The only thing bad i can think of for using a whole bale is that the goats will stand there all day and eat hay even if they dont need it. So maybe only put in like half a bale. But maybe they are use to that much hay and they will only eat as they need. :shrug: I just know my girls would waste it just by eating to much in one day!
     
  7. kelebek

    kelebek New Member

    Oct 5, 2007
    South Texas
    Do you think that would work to make something like that to line the barn walls for feeding???
     
  8. liz

    liz Well-Known Member

    Oct 5, 2007
    Shelocta PA
    The idea offeeding even grain in that type of feeder would be a good idea...especially if you have the "bully" goats that ram others out of the way...their head is IN the feeder an so they can't easily reach another goat. Using it in the ine of a barn wall would be useful too...sort of an enclosed trough...nobody can stand in it or even mess in it and if you had the resources to have the trough on the outside, you avoid the mob while feeding...hmmmmm, Pace, those drawings really have my mind working!!

    Also, if you want your boys to have access to ALL the hay in the feeder, maybe just make it the width of a bale of hay...or even add 3 more keyholes to the opposite side.
     
  9. PiccoloGoat

    PiccoloGoat goat girl x0x0

    Sep 10, 2008
    Australia
    Good idea

    kelebek I had an idea for one along a barn wall..

    [​IMG]

    THe first pic is pretty bad, but yeah you get the idea
    Second, The top slant down a bit and its open-able
    plus the back has a bit of a tilt so the hay will fall to the front..

    Just a random idea that popped into my head
    Hopefull your goats would be more in proportion though xD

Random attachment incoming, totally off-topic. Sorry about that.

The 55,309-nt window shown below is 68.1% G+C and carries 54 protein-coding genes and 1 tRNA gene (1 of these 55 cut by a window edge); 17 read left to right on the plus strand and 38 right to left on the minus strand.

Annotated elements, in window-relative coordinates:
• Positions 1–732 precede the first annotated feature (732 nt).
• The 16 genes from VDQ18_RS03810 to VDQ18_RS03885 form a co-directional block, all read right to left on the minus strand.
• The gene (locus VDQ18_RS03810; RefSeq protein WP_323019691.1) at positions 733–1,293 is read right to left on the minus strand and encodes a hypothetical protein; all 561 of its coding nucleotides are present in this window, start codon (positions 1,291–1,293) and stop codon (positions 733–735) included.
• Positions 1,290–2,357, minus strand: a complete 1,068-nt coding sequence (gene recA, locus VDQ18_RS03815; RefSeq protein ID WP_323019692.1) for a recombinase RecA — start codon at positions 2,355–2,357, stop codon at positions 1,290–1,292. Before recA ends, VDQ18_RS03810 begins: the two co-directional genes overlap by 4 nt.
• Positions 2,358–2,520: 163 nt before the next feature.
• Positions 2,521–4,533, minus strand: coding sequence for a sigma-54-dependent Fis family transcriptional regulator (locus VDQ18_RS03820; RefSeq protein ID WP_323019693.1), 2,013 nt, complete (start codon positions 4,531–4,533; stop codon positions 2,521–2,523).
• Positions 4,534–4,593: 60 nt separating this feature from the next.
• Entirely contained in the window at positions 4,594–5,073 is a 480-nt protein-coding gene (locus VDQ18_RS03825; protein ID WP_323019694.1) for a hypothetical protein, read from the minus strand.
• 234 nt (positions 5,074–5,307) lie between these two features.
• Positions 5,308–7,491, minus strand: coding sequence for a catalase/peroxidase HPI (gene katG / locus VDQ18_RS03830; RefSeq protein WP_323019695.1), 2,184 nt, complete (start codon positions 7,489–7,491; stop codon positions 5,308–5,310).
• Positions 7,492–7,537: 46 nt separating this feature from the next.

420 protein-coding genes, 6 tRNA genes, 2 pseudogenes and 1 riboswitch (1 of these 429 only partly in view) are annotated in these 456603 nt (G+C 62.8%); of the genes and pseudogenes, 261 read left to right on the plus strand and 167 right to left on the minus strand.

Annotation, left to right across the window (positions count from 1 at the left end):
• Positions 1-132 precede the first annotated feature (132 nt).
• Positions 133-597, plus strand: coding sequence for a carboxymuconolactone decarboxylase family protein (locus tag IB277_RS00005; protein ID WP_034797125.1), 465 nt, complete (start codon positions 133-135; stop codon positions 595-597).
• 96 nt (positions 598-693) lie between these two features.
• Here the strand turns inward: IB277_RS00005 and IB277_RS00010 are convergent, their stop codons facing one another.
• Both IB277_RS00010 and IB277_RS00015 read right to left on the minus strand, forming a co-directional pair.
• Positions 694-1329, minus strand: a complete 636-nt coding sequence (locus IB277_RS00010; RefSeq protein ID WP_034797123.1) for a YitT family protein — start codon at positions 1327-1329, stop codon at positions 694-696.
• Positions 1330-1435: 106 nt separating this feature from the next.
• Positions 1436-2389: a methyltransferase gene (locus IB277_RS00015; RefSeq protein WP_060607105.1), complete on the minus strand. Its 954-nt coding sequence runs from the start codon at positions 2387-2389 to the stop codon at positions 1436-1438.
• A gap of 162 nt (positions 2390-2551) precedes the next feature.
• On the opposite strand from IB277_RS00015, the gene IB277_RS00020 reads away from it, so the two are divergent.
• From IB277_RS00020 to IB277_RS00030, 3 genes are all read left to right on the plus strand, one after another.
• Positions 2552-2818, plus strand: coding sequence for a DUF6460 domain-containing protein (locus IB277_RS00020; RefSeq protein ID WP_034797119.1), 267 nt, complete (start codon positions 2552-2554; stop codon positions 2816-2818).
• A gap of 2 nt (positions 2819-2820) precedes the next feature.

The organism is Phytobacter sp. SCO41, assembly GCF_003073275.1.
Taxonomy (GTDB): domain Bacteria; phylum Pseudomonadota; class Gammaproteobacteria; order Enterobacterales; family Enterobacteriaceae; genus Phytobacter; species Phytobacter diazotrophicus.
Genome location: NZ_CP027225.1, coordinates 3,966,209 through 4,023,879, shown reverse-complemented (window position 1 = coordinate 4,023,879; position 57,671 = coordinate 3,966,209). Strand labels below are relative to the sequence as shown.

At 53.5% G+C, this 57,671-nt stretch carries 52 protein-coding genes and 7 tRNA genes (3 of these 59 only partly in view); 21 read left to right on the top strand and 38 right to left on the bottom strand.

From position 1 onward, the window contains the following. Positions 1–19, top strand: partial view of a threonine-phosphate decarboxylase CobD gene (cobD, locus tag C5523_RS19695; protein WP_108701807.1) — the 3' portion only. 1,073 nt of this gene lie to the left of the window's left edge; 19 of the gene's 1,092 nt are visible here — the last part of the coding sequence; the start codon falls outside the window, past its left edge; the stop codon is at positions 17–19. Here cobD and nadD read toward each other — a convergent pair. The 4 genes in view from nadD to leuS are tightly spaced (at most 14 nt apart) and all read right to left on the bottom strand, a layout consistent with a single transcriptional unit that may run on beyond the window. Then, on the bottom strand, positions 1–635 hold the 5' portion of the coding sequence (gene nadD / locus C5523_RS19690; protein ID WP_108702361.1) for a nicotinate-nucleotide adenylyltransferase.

10. Pam B

    Pam B New Member

    175
    Oct 15, 2007
    Southern Michigan
    The only problem I can think of is that the goats will be sticking their heads into a dark box. Will they do that?

    I know I've seen hay feeders made from a cattle fence panel attached to the barn wall at an angle with a tray underneath to catch the leaves and scraps that fall out of the feeder. I've also seen keyhole feeders made from those big plastic barrels. I believe that a whole small square bale of hay will fit into one of those, but you can only put two keyholes into it, one on each side. So you would need one barrel for every two goats. And I always wondered if the barrels were attached to anything to keep them from being pushed around or tipped over by the goats.

    I've got plans to make a feeder using a section of cattle panel to make a V to put the hay into with a plastic barrel cut in half to work as a catch basin for the stuff that falls down. But so far I'm just tossing flakes of hay on the ground in the pen. It drives me nuts to see how much hay is wasted that way! But I haven't had the time to put together my feeders yet.
     
  11. nancy d

    nancy d Moderator Staff Member Supporting Member

    Oct 5, 2007
    near Seattle
    Love those drawings!
     
  12. creaturesall

    creaturesall Member

    288
    Oct 26, 2007
    Langdon, AB Canada
    I'm curious. I'm looking for some idea of measurements. How wide is the neck hole? Just wide enough that their neck fits in or should it be wide enough to allow their heads in & out at will? How high off the ground is the bottom of the keyhole? My goats have to step up to feed. Would that be dangerous (choke??) if they also had to stick their fat little necks into the keyhole? Has anyone one actually built one like this? I'm thinkin' I might like to rework the outdoor feeder I built so that there is less waste. Would a keyhole feeder do the trick?